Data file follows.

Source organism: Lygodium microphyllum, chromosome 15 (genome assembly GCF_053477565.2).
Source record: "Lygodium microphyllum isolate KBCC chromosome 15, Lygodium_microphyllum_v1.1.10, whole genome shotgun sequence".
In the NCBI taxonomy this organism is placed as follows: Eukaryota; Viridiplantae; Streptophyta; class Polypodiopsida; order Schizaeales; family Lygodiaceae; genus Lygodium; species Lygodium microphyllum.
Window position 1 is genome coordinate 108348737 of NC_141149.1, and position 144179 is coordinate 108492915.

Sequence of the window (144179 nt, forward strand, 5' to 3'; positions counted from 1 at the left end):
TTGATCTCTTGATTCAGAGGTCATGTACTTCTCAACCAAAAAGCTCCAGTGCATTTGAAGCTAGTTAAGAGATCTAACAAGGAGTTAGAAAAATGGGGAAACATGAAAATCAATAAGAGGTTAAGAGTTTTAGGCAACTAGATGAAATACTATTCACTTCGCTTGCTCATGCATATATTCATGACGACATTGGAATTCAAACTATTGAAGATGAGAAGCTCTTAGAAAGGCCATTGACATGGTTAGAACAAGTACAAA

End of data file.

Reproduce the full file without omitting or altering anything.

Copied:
Source organism: Lygodium microphyllum, chromosome 15 (genome assembly GCF_053477565.2).
Source record: "Lygodium microphyllum isolate KBCC chromosome 15, Lygodium_microphyllum_v1.1.10, whole genome shotgun sequence".
In the NCBI taxonomy this organism is placed as follows: Eukaryota; Viridiplantae; Streptophyta; class Polypodiopsida; order Schizaeales; family Lygodiaceae; genus Lygodium; species Lygodium microphyllum.
Window position 1 is genome coordinate 108348737 of NC_141149.1, and position 144179 is coordinate 108492915.

Sequence of the window (144179 nt, forward strand, 5' to 3'; positions counted from 1 at the left end):
TTGATCTCTTGATTCAGAGGTCATGTACTTCTCAACCAAAAAGCTCCAGTGCATTTGAAGCTAGTTAAGAGATCTAACAAGGAGTTAGAAAAATGGGGAAACATGAAAATCAATAAGAGGTTAAGAGTTTTAGGCAACTAGATGAAATACTATTCACTTCGCTTGCTCATGCATATATTCATGACGACATTGGAATTCAAACTATTGAAGATGAGAAGCTCTTAGAAAGGCCATTGACATGGTTAGAACAAGTACAAA